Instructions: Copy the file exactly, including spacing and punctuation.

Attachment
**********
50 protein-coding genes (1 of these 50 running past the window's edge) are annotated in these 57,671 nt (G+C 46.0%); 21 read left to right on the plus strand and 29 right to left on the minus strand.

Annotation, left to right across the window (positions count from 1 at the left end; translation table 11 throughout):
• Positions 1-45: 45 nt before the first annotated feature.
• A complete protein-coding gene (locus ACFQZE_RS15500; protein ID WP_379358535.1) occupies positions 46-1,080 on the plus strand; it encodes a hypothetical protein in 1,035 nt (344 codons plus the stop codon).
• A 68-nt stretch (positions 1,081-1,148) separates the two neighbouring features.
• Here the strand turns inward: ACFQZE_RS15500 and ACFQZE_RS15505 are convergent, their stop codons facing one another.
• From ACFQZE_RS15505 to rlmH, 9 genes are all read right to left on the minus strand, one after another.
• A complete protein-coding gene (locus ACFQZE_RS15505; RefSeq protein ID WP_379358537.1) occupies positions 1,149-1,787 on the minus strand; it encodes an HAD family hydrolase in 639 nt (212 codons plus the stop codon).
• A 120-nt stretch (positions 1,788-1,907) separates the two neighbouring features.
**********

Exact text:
50 protein-coding genes (1 of these 50 running past the window's edge) are annotated in these 57,671 nt (G+C 46.0%); 21 read left to right on the plus strand and 29 right to left on the minus strand.

Annotation, left to right across the window (positions count from 1 at the left end; translation table 11 throughout):
• Positions 1-45: 45 nt before the first annotated feature.
• A complete protein-coding gene (locus ACFQZE_RS15500; protein ID WP_379358535.1) occupies positions 46-1,080 on the plus strand; it encodes a hypothetical protein in 1,035 nt (344 codons plus the stop codon).
• A 68-nt stretch (positions 1,081-1,148) separates the two neighbouring features.
• Here the strand turns inward: ACFQZE_RS15500 and ACFQZE_RS15505 are convergent, their stop codons facing one another.
• From ACFQZE_RS15505 to rlmH, 9 genes are all read right to left on the minus strand, one after another.
• A complete protein-coding gene (locus ACFQZE_RS15505; RefSeq protein ID WP_379358537.1) occupies positions 1,149-1,787 on the minus strand; it encodes an HAD family hydrolase in 639 nt (212 codons plus the stop codon).
• A 120-nt stretch (positions 1,788-1,907) separates the two neighbouring features.